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Posts Tagged ‘John Richardson’

It’s quite common, when people make their start-of-year lists of the films they’re anticipating mostly keenly, for these things to be heavily loaded with sequels, follow-ups, and remakes – generally, there seems to be a lot more excitement about Age of Ultron than Jupiter Ascending, for instance. Sequels are respectable, at least with studio bean-counters. They have money thrown at them and are often planned well before the initial film comes out.

It was not always thus. There was a time when the follow-up was a slightly disreputable beast, and those that got made generally had to work with rather lower budgets and less impressive material, with correspondingly less stellar results. Such is definitely the case with The Vengeance of She, a Hammer sequel released in 1968.

vos

Directed by Cliff Owen, this movie is set fifty years on from the original She (i.e., the late 60s, when it was made) and mainly concerns the travails of Carol (Olinka Berova), a young woman from somewhere in Europe (she claims to be ‘from Scandinavia’, but no-one seems very convinced by this, mainly due to Berova’s Czech accent). As the movie opens, Carol is wandering south through Europe, driven by impulses she doesn’t fully understand, and – it seems – subject to harassment by virtually every man she meets.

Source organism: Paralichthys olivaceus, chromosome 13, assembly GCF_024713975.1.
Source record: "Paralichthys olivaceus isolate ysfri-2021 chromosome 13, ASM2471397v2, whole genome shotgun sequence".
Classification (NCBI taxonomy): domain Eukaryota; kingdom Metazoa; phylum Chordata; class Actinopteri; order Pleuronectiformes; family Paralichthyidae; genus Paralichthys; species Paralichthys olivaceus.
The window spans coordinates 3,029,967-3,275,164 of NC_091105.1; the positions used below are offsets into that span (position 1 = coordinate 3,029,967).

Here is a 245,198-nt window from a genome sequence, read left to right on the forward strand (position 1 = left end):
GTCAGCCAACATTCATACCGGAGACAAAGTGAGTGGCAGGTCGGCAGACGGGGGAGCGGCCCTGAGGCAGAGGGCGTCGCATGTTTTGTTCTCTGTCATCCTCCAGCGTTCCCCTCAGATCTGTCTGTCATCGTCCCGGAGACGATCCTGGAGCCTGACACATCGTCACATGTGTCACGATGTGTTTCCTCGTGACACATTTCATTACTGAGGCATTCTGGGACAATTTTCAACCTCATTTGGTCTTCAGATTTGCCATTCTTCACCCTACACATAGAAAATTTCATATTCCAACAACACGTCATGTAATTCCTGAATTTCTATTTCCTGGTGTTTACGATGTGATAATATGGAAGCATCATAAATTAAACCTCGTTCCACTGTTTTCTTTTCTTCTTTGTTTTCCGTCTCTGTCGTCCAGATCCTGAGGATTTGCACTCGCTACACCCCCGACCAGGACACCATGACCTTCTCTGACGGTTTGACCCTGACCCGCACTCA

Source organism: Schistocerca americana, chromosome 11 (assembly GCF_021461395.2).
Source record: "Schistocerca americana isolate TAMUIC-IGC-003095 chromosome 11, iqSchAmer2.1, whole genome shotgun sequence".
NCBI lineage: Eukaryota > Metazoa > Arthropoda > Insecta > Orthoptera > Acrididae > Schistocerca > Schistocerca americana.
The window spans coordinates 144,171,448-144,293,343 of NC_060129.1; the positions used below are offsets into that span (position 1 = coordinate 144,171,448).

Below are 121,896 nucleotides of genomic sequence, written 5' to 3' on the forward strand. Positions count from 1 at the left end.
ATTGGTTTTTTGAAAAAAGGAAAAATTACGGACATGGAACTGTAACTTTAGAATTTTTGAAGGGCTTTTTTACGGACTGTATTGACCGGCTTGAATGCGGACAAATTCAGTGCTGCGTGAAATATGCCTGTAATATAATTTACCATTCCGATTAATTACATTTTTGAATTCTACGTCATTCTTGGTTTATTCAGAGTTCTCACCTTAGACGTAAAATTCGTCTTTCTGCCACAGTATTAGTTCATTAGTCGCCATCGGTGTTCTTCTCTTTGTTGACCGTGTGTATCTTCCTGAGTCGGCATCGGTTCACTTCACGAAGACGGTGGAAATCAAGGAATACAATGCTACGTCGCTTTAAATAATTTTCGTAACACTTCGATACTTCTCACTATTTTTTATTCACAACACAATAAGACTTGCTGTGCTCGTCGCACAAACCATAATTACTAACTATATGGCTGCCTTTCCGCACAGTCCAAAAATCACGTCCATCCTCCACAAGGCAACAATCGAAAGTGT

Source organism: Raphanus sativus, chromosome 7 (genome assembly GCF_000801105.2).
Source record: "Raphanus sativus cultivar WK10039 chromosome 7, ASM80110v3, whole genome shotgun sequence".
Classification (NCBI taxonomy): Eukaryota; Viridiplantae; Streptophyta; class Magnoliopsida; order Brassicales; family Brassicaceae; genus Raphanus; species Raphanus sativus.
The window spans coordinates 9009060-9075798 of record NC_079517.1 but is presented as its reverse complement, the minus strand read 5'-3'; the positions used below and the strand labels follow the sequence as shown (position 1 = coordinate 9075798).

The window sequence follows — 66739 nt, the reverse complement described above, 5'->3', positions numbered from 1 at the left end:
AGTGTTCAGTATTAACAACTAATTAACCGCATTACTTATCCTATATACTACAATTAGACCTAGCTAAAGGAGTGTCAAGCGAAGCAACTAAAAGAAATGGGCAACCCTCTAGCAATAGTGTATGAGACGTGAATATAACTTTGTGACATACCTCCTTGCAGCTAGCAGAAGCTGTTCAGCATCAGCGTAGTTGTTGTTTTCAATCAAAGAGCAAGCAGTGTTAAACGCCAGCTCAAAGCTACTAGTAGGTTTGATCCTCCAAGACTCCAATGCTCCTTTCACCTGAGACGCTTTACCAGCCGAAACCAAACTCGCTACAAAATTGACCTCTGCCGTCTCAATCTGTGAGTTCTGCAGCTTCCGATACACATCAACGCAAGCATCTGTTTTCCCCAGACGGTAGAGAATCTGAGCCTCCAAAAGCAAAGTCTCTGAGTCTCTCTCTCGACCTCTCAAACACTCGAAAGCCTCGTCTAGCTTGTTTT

The movie indeed opens with an episode of spurious and rather iffy Fem Jeop, with Berova discovering the perils of lone hitch-hiking, which concludes with her assailant managing to run himself over. Following this, things take a more Mediterranean bent, as Carol ends up on the slightly pokey yacht of a shady millionaire (Colin Blakely), which appears to be crewed exclusively by fringe figures from British telefantasy – the captain is George Sewell from UFO, while the first mate is firebrand producer and general grumpy-trousers Derrick Sherwin, in what must have been one of his final acting roles before becoming script editor on Doctor Who.

Anyway, everyone soon realises that Carol has got issues: she has bad dreams and is obsessed with travelling south, for some reason. This is because she has had the ‘fluence put on her by a cabal of sorcerers in the fabled lost city of Kuma, which has really gone downhill since the 1965 film.